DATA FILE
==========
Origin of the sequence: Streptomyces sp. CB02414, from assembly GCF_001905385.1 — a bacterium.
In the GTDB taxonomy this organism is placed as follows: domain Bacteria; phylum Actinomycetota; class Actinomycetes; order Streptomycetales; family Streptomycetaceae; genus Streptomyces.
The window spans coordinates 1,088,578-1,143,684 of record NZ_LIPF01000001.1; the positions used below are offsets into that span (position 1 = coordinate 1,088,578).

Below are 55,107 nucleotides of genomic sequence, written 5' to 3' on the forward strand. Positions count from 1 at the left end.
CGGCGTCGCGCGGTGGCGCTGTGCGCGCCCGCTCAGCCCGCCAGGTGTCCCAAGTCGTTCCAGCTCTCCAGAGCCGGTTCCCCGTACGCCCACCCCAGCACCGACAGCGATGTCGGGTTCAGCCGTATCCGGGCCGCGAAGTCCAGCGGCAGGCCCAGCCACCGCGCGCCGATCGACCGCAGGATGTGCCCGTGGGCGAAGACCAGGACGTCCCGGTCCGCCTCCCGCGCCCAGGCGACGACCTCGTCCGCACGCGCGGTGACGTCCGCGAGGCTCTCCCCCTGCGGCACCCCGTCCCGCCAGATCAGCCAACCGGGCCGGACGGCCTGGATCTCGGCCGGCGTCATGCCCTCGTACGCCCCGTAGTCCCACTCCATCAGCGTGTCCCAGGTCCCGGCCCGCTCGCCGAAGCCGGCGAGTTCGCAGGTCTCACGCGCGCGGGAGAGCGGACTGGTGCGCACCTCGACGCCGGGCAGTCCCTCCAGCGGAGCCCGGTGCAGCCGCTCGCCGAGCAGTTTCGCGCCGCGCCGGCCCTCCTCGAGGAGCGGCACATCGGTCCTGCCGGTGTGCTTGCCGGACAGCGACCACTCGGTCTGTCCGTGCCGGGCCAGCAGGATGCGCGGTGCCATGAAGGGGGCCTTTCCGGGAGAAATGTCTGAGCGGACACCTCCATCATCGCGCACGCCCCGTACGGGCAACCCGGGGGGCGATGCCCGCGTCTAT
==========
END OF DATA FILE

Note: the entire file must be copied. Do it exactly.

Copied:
Origin of the sequence: Streptomyces sp. CB02414, from assembly GCF_001905385.1 — a bacterium.
In the GTDB taxonomy this organism is placed as follows: domain Bacteria; phylum Actinomycetota; class Actinomycetes; order Streptomycetales; family Streptomycetaceae; genus Streptomyces.
The window spans coordinates 1,088,578-1,143,684 of record NZ_LIPF01000001.1; the positions used below are offsets into that span (position 1 = coordinate 1,088,578).

Below are 55,107 nucleotides of genomic sequence, written 5' to 3' on the forward strand. Positions count from 1 at the left end.
CGGCGTCGCGCGGTGGCGCTGTGCGCGCCCGCTCAGCCCGCCAGGTGTCCCAAGTCGTTCCAGCTCTCCAGAGCCGGTTCCCCGTACGCCCACCCCAGCACCGACAGCGATGTCGGGTTCAGCCGTATCCGGGCCGCGAAGTCCAGCGGCAGGCCCAGCCACCGCGCGCCGATCGACCGCAGGATGTGCCCGTGGGCGAAGACCAGGACGTCCCGGTCCGCCTCCCGCGCCCAGGCGACGACCTCGTCCGCACGCGCGGTGACGTCCGCGAGGCTCTCCCCCTGCGGCACCCCGTCCCGCCAGATCAGCCAACCGGGCCGGACGGCCTGGATCTCGGCCGGCGTCATGCCCTCGTACGCCCCGTAGTCCCACTCCATCAGCGTGTCCCAGGTCCCGGCCCGCTCGCCGAAGCCGGCGAGTTCGCAGGTCTCACGCGCGCGGGAGAGCGGACTGGTGCGCACCTCGACGCCGGGCAGTCCCTCCAGCGGAGCCCGGTGCAGCCGCTCGCCGAGCAGTTTCGCGCCGCGCCGGCCCTCCTCGAGGAGCGGCACATCGGTCCTGCCGGTGTGCTTGCCGGACAGCGACCACTCGGTCTGTCCGTGCCGGGCCAGCAGGATGCGCGGTGCCATGAAGGGGGCCTTTCCGGGAGAAATGTCTGAGCGGACACCTCCATCATCGCGCACGCCCCGTACGGGCAACCCGGGGGGCGATGCCCGCGTCTAT